Once abundant in dense mountain forests and high subalpine scrubland, the tiny Bush Wren was unique to New Zealand. Last recorded sighting was in 1972 on a small island off Stewart Island, the Bush Wren is now considered an extinct species. Weak flyers and ground nesters, these birds finally succumbed to the introduction of feral cats, mustelids and the invasion of rats.
European settlers named these tiny insect-eating birds after the wrens they were familiar with back home, however the resemblance is only superficial, New Zealand Bush Wrens belonging to a unique group of birds.
To the ancient Māori, they were considered tapu (sacred) and believed the killing of the bird or the interference with their habitat would cause snow to fall.
Te Rarawa, Ngāti Paoa, Te Ātiawa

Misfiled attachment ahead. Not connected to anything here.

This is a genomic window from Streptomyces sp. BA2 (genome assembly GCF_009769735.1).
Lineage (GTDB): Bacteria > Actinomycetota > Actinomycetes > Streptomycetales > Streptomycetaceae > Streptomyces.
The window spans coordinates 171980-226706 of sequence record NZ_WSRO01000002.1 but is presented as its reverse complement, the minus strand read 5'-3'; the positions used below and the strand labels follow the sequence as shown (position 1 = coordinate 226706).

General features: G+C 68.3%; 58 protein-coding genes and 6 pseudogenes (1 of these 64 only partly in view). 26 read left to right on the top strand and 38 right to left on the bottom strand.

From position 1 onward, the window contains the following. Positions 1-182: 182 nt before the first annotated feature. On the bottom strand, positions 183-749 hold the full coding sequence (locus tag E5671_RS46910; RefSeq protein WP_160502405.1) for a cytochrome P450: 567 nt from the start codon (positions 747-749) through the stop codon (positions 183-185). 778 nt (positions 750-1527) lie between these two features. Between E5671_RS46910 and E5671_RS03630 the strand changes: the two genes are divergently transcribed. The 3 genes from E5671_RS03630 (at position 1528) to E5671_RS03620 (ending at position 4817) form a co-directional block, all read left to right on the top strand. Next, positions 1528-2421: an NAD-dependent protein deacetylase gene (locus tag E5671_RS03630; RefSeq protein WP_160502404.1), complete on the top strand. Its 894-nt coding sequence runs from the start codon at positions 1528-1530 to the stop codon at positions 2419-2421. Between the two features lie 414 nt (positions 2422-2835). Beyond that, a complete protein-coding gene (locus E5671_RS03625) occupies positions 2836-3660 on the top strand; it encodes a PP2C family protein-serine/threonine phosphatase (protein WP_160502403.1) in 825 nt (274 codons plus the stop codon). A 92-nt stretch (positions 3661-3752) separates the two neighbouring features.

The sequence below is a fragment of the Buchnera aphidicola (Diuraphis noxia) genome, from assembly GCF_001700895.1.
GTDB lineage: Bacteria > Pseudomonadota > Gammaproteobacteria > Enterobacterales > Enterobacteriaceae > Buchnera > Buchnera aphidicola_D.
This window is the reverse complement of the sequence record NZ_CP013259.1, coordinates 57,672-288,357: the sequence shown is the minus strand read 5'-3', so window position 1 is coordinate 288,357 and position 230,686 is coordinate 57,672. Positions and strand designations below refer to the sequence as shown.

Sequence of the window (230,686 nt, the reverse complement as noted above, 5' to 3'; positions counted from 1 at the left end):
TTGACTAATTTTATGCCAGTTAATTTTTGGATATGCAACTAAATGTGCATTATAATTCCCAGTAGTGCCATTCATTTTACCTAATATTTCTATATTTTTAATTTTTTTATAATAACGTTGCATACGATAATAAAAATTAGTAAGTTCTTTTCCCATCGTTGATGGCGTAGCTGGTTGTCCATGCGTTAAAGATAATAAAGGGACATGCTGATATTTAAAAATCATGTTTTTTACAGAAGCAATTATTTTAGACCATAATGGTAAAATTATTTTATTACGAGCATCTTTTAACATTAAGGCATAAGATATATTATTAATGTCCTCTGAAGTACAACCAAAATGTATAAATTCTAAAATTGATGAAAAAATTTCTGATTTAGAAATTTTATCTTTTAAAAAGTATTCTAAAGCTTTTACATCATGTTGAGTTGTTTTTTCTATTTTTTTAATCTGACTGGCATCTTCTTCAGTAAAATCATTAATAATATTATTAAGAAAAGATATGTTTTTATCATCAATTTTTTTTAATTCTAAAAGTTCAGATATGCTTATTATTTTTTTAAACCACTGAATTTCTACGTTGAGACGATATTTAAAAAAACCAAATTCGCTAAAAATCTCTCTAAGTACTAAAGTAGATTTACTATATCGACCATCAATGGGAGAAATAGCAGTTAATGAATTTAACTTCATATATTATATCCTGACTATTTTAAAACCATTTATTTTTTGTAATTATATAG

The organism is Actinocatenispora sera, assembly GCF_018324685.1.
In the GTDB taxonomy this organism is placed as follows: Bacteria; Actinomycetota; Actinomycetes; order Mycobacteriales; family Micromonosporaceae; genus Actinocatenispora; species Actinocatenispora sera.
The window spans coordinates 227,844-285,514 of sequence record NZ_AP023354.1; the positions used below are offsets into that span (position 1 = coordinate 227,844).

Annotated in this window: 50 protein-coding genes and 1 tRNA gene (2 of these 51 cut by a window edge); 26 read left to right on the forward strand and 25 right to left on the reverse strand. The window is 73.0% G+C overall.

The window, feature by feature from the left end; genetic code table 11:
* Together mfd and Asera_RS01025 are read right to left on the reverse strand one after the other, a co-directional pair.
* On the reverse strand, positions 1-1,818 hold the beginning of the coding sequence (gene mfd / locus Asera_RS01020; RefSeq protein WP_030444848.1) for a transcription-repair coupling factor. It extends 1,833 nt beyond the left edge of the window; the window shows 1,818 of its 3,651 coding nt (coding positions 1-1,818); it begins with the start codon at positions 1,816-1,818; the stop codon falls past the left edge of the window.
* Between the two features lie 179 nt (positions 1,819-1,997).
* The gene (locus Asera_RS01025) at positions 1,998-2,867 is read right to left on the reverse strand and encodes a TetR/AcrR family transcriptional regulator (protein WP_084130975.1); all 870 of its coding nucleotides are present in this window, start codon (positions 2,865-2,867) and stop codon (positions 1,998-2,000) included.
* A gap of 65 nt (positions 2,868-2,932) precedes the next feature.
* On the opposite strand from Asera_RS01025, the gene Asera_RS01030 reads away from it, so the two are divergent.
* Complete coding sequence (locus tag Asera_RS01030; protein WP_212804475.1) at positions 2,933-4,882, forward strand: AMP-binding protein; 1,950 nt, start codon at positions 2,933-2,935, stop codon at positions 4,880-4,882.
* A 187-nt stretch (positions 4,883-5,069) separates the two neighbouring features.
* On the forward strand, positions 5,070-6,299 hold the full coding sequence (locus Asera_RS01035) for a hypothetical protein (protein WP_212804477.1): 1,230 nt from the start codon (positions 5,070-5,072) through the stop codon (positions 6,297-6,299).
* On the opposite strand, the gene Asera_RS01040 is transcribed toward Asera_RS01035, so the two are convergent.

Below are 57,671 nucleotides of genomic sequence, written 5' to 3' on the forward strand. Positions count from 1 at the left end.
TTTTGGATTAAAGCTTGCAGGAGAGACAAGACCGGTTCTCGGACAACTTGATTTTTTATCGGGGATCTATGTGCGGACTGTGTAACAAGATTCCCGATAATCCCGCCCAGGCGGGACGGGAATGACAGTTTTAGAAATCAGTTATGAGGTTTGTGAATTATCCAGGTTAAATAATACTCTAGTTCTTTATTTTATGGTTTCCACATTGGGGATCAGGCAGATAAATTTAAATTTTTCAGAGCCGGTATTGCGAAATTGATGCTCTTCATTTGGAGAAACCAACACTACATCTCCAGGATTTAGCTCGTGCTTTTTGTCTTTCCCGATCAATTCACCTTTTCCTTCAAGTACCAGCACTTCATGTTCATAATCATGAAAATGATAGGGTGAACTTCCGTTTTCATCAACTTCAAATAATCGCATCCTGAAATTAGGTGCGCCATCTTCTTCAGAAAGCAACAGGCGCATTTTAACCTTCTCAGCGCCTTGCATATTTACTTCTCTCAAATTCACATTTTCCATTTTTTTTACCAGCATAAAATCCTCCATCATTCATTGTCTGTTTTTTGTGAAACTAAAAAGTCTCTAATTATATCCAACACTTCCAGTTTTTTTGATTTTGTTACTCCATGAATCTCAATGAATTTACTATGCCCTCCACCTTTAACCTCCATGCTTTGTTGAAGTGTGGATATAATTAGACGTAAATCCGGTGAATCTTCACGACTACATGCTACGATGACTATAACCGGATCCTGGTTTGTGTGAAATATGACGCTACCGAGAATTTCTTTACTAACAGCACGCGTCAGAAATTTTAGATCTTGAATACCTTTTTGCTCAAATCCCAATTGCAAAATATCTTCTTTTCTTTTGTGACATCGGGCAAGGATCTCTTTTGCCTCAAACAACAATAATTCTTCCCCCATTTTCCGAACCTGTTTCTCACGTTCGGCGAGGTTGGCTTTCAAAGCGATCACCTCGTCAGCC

Rex Homan was born 1940 in Thames, New Zealand of Māori, Irish and Scottish ancestry. He lived in Auckland in his early years before moving to the Bay of Plenty. Rex has earned international recognition as a wood sculptor in the 1960s and 1970s and began working in bronze in the 1980s. His current work is influenced by the culture of the Pacific and displays uniqueness in its diversity of form and dramatic flow of lines. Rex has exhibited in solo, group and jury shows. He has won several national awards for “National Wood Skills” and is represented in corporate and private collections worldwide.
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